Mitchell House (University of Ottawa & Institute of the Environment, Canada); David Wright (University of Ottawa, Canada)

This report looks at the health benefits associated with driving an electric vehicle, and determines the cost effectiveness of using these benefits to fund the expansion of electric vehicle charging infrastructure between 2016 and 2021. Damages related to poor air quality such as sick days and increased chronic illness were quantified, and reductions in instances of these issues resulted in a benefit that can be reaped by governments and municipalities. The result indicate that the benefits associated with improved air quality in general far exceed the costs of installing additional charging stations. The findings indicate that the overall outlook for future expansion of charging stations can be borne by the improved air quality provided by an increasing movement away from traditional internal combustion engine vehicles and towards electrified mobility options.

16:20 The Effect of PEV Uncontrolled and Smart Charging on Distribution System Planning

Abdullah Bin Humayd (University of Waterloo, Canada); Badr Lami (University of Waterloo, Canada); Kankar Bhattacharya (University of Waterloo, Canada)

This paper presents a planning model for distribution systems considering various energy supply options such as distributed generation (DG), substations, and feeders. In addition, the impact of Plug-in-Electric Vehicle (PEV) uncontrolled and smart charging loads on the plan outcome is evaluated. A new optimal power flow (OPF) based optimization model is proposed to schedule PEV uncontrolled and smart charging loads. Test results are presented to demonstrate the effectiveness of the proposed model. The results show that PEV charging loads significantly affects the plan outcomes.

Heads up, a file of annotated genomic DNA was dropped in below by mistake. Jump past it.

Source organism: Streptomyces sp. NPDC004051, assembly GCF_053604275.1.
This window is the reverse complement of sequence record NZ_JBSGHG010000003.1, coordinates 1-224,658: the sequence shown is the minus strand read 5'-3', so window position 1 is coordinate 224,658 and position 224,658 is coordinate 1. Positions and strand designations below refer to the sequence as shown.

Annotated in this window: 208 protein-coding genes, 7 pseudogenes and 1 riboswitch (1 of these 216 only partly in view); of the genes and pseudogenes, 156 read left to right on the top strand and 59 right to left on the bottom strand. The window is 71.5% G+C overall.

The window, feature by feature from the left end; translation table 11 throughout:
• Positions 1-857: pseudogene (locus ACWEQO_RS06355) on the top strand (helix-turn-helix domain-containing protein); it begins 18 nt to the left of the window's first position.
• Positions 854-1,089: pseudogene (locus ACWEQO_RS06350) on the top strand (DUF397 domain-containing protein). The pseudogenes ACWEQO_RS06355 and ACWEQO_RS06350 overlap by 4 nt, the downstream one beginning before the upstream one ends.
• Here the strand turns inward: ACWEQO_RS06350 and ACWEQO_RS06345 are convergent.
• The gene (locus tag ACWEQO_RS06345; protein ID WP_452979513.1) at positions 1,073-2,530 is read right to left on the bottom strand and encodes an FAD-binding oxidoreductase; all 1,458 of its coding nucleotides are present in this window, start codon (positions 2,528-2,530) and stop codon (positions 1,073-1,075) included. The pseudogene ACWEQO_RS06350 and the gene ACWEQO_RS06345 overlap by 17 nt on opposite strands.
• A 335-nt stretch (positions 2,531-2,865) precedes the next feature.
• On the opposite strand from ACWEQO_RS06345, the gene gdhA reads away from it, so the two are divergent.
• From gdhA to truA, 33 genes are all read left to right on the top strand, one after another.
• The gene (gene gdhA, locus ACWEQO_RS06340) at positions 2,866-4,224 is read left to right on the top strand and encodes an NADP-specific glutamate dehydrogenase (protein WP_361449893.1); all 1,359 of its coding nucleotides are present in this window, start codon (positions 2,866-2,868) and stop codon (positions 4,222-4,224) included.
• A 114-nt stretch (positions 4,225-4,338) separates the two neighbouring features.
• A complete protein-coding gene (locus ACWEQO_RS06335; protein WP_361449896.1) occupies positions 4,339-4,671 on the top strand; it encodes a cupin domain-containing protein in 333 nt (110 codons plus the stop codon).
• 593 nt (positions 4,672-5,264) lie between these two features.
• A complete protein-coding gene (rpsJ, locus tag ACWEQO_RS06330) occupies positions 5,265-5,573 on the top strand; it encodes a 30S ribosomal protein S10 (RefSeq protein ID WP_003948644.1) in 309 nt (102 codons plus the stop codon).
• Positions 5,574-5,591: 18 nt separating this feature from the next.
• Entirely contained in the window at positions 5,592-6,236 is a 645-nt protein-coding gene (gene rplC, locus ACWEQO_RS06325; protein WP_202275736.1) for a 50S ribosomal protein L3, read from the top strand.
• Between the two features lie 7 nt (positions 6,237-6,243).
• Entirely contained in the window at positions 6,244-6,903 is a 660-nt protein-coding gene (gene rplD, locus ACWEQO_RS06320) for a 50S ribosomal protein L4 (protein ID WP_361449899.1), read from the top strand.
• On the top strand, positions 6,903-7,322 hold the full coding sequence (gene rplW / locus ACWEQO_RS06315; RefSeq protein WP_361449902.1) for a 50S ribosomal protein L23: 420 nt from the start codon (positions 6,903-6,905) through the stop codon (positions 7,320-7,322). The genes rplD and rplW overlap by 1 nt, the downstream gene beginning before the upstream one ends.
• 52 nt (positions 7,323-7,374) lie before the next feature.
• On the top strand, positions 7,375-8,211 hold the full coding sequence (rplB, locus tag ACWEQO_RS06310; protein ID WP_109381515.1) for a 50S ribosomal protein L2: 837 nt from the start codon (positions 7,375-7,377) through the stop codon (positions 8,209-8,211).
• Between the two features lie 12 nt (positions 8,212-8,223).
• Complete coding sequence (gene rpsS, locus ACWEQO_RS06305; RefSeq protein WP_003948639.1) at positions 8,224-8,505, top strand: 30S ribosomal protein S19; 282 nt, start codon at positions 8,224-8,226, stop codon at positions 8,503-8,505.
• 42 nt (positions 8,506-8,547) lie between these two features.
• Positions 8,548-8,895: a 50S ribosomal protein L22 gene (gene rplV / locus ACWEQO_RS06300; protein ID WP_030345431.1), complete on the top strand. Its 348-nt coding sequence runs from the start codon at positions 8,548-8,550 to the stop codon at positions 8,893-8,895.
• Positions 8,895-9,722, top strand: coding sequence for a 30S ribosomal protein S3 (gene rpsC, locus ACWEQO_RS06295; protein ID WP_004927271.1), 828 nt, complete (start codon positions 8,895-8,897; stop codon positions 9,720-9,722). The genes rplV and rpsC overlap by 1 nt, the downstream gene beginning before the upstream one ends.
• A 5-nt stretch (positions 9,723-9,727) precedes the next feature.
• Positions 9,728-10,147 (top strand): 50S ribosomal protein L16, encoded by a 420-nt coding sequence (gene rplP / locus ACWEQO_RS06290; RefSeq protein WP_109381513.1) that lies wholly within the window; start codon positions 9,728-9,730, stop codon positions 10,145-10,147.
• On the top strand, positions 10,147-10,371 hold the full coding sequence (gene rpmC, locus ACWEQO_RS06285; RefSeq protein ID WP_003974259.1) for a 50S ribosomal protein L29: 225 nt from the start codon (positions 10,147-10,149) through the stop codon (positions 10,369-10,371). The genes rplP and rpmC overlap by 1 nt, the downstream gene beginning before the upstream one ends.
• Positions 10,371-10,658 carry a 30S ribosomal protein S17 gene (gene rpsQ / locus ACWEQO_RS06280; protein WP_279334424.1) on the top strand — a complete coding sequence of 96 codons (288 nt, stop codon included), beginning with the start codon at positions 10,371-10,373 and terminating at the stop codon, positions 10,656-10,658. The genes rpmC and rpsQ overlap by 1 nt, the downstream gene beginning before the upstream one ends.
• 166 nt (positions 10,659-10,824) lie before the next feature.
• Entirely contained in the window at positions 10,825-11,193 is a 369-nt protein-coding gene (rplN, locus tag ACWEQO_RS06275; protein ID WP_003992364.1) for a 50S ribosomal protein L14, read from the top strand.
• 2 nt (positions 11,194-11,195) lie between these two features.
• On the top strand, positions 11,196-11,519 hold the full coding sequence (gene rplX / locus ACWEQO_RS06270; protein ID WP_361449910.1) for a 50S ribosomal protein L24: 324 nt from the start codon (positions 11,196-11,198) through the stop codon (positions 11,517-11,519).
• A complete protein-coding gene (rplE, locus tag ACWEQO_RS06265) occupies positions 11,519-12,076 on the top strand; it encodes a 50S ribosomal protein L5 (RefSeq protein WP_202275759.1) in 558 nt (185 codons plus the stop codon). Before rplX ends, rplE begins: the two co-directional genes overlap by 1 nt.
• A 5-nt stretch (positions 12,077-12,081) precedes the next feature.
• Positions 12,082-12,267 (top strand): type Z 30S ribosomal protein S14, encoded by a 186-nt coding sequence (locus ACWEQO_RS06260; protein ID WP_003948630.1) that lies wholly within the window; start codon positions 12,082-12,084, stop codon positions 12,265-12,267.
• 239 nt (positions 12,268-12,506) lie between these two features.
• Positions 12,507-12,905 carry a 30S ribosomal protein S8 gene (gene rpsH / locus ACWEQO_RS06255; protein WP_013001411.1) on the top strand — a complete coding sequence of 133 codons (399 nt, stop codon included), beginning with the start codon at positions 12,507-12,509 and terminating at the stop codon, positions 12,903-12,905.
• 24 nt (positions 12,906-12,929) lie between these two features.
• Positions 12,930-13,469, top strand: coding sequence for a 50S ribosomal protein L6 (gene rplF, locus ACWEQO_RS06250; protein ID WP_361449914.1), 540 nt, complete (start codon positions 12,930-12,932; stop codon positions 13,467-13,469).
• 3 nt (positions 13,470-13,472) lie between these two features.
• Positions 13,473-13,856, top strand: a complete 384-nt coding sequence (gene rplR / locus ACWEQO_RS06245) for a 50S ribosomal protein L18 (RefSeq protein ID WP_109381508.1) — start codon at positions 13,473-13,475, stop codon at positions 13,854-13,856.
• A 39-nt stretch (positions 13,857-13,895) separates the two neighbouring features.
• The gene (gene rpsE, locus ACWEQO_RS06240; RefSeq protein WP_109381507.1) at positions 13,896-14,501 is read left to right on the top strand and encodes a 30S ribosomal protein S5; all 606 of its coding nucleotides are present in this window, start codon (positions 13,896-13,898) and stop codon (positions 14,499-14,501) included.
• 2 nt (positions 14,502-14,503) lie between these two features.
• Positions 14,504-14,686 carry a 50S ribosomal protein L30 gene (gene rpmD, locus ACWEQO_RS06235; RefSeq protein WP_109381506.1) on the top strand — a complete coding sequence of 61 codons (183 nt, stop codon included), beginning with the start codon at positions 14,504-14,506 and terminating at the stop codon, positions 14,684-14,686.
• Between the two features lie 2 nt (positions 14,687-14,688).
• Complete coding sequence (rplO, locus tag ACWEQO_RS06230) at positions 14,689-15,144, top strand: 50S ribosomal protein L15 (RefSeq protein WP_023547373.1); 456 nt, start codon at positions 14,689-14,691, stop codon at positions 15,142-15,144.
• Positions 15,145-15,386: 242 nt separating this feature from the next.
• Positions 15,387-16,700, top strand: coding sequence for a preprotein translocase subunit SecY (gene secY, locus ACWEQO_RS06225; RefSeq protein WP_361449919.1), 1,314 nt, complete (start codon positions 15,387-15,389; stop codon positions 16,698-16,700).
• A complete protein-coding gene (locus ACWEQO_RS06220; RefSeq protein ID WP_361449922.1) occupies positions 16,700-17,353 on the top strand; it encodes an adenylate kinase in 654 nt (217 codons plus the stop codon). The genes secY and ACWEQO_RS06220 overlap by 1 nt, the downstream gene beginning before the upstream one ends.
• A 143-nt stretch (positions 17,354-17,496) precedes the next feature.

16:40 Integration of Electric Vehicles Into a Smart Power Grid: A Technical Review

Farhad Khosrojerdi (Université du Québec en Outaouais (UQO) & Université du Québec en Outaouais (UQO), Canada); Shamsodin Taheri (Université du Québec en Outaouais, Canada); Hamed Taheri (École de Technologie Stupérieure, Canada)

Electrification of a transportation system is one of the most promising alternatives to mitigate the dependency of urban life to fossil fuels. However, introducing a large number of grid-connected vehicles reveals technical problems affecting the entire power system specially the low voltage distribution power grid. In this context, this paper presents a review of technical challenges associated with the integration of Vehicle-to-Grids (V2Gs). These challenges could be studied in several subsections of a power system such as the operation of power electronics equipment, supply-demand imbalance, and impacts on voltage and frequency. In addition, to clarify the concept of smart grid in a power system, a new definition of a smart power grid in the sector of power distribution is elaborated considering the effects of V2Gs. This developed definition specifies that the penetration of V2Gs, in fact, establishes an opportunity for implementing the smart power distribution through offering renewable energy storages, two-way communication, and reactive and active power injections to the grid. This review may be regarded as an important basis for the investigation of future challenges in the integration of V2Gs into a smart grid.